Howard Jackson has had seven books published by Red Rattle Books including novels, short stories and collections of film criticism.   If you are interested in original horror and crime fiction and want information about the books of Howard Jackson and the other great titles at Red Rattle Books, click here.

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JACK THE RIPPER ‘THE DEMENTED GENIUS’ HIS DEEDS AND TIMES

32 AARON MORDKE KOSMINSKI

 

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This is how Aaron Mordke Kosminski became a known suspect to Ripperologists.   In a police report dated February 1894, Sir Melville Macnaghten, who subsequently retired as Assistant Commissioner of the Metropolitan Police, identified three suspects that included Kosminski. Criminals And Crime was published by Sir Robert Anderson in 1907. He had retired as Metropolitan Police Assistant Commissioner in 1901. In Criminals And Crime, Anderson claimed that the Ripper ‘had been safely caged in an asylum home’. Criminals And Crime had a sequel by Anderson called The Lighter Side Of My Official Life. This was published in 1910. This time Anderson revealed that ‘the suspect had been identified at the Seaside Home’.   There is a sentence in the memoir that deserves to be reproduced in full. ‘I will merely add that the only person who ever had a good view of the murderer unhesitatingly identified the suspect the instant he was confronted with him; but he refused to give evidence against him.’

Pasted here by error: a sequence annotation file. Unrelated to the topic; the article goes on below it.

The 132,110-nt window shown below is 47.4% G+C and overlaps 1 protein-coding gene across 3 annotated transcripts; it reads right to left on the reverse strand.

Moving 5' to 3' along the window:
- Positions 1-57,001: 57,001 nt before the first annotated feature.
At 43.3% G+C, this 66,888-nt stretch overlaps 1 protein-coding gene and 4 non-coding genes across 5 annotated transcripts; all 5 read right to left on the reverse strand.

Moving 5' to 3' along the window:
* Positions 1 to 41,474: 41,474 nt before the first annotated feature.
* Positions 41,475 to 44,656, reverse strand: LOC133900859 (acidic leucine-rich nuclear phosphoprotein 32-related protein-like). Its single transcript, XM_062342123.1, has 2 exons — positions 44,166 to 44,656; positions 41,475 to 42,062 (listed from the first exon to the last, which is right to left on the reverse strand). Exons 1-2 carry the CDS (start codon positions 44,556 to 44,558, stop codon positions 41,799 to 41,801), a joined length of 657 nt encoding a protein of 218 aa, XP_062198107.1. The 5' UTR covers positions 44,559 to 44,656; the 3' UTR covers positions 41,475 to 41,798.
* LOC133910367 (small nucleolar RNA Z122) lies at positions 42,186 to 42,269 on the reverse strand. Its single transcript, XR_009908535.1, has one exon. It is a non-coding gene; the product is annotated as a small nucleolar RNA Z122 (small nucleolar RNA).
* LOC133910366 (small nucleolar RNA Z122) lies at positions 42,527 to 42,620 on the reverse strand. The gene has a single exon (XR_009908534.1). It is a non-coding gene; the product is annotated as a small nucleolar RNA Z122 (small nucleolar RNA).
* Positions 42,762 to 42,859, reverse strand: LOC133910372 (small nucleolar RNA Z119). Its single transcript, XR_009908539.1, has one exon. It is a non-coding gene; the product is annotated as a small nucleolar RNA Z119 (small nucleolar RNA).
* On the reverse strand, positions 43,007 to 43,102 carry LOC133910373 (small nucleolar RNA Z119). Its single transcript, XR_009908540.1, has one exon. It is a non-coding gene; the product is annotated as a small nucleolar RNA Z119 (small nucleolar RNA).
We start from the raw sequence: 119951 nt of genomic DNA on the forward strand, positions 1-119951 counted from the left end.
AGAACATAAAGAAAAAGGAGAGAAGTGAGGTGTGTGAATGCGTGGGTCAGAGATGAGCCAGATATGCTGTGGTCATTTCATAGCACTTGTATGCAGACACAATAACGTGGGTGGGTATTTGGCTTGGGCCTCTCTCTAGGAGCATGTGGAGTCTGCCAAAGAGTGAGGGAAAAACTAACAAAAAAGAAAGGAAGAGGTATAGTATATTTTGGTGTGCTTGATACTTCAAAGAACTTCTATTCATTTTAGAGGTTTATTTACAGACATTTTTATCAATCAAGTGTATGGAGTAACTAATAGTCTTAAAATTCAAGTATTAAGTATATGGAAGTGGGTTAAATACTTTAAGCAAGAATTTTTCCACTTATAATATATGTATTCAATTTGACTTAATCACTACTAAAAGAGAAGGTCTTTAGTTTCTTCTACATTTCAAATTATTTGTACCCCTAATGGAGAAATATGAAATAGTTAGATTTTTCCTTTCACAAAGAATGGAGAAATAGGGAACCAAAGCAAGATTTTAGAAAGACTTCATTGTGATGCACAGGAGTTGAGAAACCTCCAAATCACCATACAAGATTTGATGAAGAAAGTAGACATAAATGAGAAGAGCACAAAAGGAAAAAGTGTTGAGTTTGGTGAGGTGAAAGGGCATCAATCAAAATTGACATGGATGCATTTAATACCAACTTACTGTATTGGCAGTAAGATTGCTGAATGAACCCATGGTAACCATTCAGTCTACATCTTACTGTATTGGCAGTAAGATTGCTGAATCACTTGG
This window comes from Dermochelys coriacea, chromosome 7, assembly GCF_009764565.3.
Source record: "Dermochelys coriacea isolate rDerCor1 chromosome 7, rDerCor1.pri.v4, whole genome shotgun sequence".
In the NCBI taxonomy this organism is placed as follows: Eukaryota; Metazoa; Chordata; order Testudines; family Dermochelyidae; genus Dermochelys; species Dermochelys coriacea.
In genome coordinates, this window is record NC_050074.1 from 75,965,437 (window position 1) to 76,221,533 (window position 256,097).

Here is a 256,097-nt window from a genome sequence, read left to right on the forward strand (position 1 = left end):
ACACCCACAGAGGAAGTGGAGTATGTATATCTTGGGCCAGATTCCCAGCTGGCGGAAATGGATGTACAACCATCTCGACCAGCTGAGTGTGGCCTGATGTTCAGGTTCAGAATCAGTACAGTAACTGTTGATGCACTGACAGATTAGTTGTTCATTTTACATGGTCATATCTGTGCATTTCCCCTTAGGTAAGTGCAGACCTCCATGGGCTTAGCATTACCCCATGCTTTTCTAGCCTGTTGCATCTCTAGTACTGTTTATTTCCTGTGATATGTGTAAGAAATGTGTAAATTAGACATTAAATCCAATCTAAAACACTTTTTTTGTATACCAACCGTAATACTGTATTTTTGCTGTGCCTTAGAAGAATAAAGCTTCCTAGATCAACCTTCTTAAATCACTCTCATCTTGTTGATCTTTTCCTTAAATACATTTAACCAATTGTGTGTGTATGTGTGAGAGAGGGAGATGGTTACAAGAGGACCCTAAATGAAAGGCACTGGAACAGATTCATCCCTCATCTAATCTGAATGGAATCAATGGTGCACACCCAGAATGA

There is more. In 1959 TV presenter and journalist Dan Farson discovered an alternative copy of the 1894 report by Macnaghten. This second copy was the property of Lady Aberconway and differed slightly from the copy held in Scotland Yard. In the first copy Macnaghten describes Kominsky as a ‘strong suspect’. In the Aberconway version Macnaghten states, ‘This man in appearance strongly resembled the individual seen by the City PC near Mitre Square’.  In both versions Macnaghten provides information about Kosminski.   He lived in Whitechapel, had a ‘great hatred of women’ and ‘strong homicidal tendencies’. Because of ‘many years indulgence in solitary vices’ Kosminski had become insane.